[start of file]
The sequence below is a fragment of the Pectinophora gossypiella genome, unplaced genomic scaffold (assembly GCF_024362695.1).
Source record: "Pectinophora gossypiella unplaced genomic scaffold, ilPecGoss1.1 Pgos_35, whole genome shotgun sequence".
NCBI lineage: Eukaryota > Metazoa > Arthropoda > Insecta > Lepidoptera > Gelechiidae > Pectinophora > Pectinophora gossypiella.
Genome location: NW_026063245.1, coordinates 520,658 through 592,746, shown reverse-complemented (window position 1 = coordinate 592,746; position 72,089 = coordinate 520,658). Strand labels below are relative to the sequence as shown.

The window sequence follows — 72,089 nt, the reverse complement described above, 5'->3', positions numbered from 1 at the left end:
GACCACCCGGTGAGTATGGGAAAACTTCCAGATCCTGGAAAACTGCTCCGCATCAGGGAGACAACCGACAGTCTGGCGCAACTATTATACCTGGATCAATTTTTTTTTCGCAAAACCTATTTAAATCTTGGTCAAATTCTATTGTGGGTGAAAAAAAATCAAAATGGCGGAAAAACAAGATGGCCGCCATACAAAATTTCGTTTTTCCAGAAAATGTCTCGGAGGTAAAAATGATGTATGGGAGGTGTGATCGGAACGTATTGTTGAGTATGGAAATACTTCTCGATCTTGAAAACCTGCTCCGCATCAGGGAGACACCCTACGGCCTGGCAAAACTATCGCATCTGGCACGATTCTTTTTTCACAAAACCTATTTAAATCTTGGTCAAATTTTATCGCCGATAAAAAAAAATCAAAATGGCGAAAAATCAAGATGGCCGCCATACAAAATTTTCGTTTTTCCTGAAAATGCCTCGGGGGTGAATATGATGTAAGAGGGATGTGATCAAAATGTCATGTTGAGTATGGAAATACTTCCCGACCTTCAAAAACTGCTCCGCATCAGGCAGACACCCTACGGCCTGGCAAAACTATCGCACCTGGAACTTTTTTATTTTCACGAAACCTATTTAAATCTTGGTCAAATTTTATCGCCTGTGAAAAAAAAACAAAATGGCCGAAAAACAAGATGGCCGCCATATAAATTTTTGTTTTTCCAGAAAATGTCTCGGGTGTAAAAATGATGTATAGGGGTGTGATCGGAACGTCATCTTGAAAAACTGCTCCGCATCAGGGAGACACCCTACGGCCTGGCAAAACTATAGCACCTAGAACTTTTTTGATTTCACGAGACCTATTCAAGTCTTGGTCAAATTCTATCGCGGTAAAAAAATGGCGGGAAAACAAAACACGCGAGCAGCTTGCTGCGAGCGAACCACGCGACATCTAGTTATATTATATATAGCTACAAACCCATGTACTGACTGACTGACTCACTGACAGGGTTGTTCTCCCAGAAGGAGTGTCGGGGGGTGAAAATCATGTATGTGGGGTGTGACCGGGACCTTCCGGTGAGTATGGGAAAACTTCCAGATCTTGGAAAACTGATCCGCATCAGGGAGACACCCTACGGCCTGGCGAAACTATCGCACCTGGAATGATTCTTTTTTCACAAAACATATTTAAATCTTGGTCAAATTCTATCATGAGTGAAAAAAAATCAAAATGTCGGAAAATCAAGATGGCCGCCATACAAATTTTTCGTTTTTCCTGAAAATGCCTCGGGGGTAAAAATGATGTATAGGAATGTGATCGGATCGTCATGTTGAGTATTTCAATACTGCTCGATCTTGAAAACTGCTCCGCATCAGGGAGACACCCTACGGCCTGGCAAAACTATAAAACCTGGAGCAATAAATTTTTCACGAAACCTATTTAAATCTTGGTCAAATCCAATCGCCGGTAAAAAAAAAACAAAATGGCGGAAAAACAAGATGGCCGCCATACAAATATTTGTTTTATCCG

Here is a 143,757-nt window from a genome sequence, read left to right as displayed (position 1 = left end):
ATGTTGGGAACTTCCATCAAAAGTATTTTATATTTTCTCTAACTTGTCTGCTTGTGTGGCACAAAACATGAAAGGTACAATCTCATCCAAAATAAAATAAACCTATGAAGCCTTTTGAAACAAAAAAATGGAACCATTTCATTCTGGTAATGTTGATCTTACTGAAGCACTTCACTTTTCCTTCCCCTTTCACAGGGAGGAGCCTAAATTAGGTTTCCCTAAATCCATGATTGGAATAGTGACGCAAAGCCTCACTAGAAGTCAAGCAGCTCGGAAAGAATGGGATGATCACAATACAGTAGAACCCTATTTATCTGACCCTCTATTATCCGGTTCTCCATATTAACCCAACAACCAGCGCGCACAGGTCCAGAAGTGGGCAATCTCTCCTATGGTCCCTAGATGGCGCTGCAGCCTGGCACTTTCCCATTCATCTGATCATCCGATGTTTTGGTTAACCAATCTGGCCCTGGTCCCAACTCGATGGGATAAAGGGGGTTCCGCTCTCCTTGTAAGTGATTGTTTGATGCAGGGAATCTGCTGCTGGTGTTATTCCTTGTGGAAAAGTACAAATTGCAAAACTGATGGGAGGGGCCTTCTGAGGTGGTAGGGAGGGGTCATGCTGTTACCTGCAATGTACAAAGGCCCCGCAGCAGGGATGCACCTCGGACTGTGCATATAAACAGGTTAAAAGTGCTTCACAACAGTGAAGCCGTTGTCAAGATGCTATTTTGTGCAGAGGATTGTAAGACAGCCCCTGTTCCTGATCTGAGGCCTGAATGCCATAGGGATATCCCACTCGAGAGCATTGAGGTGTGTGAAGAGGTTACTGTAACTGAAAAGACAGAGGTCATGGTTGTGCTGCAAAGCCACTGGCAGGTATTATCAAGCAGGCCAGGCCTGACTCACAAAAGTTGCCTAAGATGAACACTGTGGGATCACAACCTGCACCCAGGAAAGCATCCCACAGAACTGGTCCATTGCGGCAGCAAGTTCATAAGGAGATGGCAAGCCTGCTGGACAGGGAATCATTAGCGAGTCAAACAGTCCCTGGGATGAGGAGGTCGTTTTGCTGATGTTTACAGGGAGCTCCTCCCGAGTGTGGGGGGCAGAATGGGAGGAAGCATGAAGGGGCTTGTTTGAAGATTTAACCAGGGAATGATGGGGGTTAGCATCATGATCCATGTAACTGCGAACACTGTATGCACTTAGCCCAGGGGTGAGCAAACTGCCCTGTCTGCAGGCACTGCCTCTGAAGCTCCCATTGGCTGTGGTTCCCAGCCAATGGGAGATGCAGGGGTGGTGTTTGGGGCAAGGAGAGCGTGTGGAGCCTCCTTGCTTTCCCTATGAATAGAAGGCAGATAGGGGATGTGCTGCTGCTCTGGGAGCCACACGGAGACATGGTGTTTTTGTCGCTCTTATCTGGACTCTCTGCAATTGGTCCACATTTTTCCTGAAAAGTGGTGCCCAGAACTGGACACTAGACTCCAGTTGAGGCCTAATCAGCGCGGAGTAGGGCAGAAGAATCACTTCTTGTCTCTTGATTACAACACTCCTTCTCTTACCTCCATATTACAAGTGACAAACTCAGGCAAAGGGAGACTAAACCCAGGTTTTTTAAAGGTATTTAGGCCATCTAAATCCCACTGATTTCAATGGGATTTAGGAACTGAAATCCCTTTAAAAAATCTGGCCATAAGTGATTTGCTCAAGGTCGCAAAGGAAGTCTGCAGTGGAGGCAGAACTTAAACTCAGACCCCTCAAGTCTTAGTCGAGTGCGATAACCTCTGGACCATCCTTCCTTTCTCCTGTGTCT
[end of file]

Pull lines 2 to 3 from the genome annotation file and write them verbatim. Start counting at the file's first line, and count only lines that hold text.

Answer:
Source record: "Pectinophora gossypiella unplaced genomic scaffold, ilPecGoss1.1 Pgos_35, whole genome shotgun sequence".
NCBI lineage: Eukaryota > Metazoa > Arthropoda > Insecta > Lepidoptera > Gelechiidae > Pectinophora > Pectinophora gossypiella.